One group of data scientists is arguing speculation isn’t the issue in Toronto’s hot housing market, overbuilding is. That’s great for sellers; not so much for buyers.
“Still convinced that the city of Toronto needs to build more housing to bring down prices? It’s a growing city, and housing all these people is applying pressure to prices. Makes sense, but unfortunately there’s no data to support that,” Stephen Punwasi, Better Dwelling’s chief data nerd, wrote in a data analysis piece last week. “Actually, the data shows the opposite. Basic analysis shows the city might be overbuilding by over 40% for the current rate of growth.”
That argument directly contradicts what many in the industry are touting.
The Toronto Real Estate Board, for example, argues there are supply constraints in the city.
"The listing supply crunch we are experiencing in the GTA has undoubtedly led to the double-digit home price increases we are now experiencing on a sustained basis, both in the low-rise and high-rise market segments,” Jason Mercer, TREB's Director of Market Analysis, said in March. “Until we see a marked increase in the number of homes available for sale, expect very strong annual rates of price growth to continue."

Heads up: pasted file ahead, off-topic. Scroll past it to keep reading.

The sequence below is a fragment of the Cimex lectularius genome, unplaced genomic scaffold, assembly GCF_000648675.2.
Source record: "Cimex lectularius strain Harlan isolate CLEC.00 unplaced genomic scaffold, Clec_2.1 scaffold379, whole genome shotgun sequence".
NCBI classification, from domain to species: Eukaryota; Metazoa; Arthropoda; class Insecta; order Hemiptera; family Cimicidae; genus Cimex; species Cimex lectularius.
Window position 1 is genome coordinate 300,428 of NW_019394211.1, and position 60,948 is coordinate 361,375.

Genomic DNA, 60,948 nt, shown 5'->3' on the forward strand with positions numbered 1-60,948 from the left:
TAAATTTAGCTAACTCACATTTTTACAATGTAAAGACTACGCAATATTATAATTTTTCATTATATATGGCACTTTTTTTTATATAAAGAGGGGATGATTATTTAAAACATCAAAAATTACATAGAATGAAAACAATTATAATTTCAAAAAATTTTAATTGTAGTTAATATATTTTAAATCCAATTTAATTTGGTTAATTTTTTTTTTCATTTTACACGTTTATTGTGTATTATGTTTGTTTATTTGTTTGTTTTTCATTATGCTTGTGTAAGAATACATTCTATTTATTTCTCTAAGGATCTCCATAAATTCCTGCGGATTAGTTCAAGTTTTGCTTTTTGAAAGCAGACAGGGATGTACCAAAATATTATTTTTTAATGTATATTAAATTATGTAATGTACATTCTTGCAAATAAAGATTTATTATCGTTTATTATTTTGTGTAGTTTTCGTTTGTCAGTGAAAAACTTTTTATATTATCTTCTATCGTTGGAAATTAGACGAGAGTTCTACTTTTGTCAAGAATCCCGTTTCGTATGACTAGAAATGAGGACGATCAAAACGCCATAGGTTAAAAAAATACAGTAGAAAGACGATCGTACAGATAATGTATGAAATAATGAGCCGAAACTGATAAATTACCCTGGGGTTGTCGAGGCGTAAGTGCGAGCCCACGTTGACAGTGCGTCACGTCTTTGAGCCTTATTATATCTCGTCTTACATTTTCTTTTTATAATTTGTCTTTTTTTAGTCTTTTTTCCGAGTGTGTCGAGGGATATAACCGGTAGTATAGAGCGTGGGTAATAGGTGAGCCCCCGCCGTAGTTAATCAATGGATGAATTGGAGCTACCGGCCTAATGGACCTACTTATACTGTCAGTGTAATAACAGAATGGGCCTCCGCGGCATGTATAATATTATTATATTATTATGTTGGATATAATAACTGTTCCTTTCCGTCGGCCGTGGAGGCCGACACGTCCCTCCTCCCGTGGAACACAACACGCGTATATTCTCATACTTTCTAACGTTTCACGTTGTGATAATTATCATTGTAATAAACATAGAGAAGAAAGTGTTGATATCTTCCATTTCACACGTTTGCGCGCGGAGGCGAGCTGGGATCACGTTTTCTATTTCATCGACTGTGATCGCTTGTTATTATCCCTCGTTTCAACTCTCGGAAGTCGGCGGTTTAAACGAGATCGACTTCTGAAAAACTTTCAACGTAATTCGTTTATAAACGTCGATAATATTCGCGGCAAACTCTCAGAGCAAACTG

That’s not the case, according to Better Dwelling.
The team argues population growth is slowing – from 9% in 2011 to 6.2% in 2016 – and that the number of people living in households has remained relatively steady.
But building has continued.
“Despite slower population growth in the last Census, building completions accelerated. From 2012 to 2016, Toronto CMA saw 175,825 homes completed,” Punwasi wrote. “This represents a 9.75% increase from the period prior. That’s a home for every 1.96 people that moved to the area, and 41% more than the average household size. That would have to be a pretty wide margin of error from all levels of government for there to be a ‘shortage’ of homes.”
So who will live in these homes?
According to Better Dwelling’s “robo-researcher,” one-third of homes listed for resale in Toronto have never been occupied. It also estimates nearly 100,000 homes sit vacant.
“This doesn’t mean that prices should necessarily come down. Commodities are worth what people are willing to pay for them,” Punwasi wrote. “It does mean that no amount of building will bring down prices without a change to buyer mentality. Great time to make money as a seller, bad time to be a young person trying to start out in this city.”
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